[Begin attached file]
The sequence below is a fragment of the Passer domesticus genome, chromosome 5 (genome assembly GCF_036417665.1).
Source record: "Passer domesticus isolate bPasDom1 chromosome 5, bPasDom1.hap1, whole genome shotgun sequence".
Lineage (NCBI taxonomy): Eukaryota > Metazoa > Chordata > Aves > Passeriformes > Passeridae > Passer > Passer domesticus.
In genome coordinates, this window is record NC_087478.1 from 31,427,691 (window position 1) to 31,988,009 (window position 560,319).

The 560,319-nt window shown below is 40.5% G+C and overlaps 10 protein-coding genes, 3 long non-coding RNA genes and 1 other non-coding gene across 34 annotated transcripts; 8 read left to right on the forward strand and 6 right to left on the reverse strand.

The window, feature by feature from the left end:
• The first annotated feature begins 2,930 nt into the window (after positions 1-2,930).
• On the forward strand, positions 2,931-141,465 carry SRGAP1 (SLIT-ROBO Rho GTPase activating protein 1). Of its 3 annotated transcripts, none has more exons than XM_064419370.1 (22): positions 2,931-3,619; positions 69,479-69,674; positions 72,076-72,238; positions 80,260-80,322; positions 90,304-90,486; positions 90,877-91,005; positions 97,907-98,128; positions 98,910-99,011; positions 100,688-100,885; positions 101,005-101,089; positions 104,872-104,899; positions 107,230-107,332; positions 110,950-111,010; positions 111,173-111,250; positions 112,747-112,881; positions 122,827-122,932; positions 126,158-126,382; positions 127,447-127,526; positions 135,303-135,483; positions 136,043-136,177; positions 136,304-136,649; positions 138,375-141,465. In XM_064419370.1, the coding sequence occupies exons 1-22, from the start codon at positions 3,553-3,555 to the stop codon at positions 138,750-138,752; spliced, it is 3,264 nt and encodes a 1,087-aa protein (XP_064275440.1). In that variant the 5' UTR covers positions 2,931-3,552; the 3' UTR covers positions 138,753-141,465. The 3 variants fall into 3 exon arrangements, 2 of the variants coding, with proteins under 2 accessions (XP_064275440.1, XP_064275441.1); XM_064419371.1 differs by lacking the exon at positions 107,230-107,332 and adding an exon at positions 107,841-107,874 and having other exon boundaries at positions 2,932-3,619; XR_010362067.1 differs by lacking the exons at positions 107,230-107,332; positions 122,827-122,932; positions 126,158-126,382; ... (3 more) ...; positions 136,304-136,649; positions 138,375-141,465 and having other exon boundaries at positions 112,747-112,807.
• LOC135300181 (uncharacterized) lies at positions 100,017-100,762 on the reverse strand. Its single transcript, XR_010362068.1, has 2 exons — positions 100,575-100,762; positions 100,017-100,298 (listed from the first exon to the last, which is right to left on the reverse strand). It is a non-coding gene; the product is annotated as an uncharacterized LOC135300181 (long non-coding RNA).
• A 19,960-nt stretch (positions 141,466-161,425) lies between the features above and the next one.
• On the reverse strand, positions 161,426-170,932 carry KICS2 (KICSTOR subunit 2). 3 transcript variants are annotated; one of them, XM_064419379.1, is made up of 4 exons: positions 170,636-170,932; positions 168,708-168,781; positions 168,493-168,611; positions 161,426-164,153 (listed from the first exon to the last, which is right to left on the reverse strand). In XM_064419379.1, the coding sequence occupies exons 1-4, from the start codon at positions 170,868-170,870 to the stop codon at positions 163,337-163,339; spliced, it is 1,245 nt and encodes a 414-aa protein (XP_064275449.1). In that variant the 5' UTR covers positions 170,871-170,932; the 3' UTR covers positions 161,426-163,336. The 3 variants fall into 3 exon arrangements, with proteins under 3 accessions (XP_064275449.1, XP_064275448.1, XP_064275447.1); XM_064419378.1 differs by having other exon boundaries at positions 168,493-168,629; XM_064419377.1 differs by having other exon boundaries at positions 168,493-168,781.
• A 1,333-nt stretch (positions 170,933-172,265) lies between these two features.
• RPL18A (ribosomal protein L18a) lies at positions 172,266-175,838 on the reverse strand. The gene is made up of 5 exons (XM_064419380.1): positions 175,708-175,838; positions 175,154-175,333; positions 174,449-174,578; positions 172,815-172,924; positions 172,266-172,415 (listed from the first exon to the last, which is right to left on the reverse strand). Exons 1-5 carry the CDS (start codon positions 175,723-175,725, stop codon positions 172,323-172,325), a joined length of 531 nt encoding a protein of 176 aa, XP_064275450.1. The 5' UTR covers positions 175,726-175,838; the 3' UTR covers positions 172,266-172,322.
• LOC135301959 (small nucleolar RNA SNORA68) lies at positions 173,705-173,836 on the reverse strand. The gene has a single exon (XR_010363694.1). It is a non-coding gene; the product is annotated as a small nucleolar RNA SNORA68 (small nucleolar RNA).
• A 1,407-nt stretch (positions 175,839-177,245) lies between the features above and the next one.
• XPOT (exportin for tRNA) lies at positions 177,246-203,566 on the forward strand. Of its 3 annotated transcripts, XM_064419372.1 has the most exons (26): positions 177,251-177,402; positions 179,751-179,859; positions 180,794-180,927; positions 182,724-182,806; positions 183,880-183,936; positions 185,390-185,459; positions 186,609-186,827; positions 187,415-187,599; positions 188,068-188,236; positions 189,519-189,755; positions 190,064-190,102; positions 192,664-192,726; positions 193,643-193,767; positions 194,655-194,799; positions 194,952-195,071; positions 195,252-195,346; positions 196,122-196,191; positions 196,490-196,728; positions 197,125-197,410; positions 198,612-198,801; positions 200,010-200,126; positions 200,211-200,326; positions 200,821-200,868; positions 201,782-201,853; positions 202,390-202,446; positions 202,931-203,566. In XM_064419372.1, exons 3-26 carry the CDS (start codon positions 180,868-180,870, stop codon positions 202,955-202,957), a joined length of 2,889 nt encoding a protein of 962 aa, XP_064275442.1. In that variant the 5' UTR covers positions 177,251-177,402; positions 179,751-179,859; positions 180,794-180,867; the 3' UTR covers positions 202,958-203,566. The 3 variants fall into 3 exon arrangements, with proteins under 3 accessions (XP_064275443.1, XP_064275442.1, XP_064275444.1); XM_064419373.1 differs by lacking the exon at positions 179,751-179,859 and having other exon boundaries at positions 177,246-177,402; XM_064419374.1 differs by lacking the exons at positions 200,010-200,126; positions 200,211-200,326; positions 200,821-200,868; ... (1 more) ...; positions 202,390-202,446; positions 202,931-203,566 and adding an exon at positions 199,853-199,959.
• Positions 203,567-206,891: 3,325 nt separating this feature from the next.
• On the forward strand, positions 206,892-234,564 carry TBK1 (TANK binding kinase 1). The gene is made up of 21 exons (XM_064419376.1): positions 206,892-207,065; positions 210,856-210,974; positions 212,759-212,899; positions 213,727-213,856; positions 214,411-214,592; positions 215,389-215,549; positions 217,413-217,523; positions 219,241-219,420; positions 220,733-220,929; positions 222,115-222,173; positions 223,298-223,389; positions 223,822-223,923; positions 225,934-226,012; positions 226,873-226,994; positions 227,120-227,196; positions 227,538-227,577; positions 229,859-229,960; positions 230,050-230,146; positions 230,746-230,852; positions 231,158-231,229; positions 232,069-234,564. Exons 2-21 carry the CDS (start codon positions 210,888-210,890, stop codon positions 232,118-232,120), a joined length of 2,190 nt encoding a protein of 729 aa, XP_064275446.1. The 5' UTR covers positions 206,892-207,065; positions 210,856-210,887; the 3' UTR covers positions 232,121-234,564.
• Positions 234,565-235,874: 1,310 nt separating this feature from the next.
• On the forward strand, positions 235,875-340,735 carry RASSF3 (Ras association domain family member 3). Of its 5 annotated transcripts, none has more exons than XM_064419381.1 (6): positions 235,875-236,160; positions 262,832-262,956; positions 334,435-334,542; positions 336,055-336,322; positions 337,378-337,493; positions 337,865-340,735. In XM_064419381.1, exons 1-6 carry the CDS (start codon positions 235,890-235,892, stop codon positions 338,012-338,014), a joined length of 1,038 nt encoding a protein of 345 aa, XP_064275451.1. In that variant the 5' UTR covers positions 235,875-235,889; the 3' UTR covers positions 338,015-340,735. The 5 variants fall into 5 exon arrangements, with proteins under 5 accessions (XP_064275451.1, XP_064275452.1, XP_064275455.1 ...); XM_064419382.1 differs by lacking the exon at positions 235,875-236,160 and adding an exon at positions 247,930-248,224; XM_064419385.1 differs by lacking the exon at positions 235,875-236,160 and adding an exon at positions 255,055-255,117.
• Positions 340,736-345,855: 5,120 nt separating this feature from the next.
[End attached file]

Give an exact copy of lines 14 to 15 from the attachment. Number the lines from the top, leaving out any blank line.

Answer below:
• LOC135301959 (small nucleolar RNA SNORA68) lies at positions 173,705-173,836 on the reverse strand. The gene has a single exon (XR_010363694.1). It is a non-coding gene; the product is annotated as a small nucleolar RNA SNORA68 (small nucleolar RNA).
• A 1,407-nt stretch (positions 175,839-177,245) lies between the features above and the next one.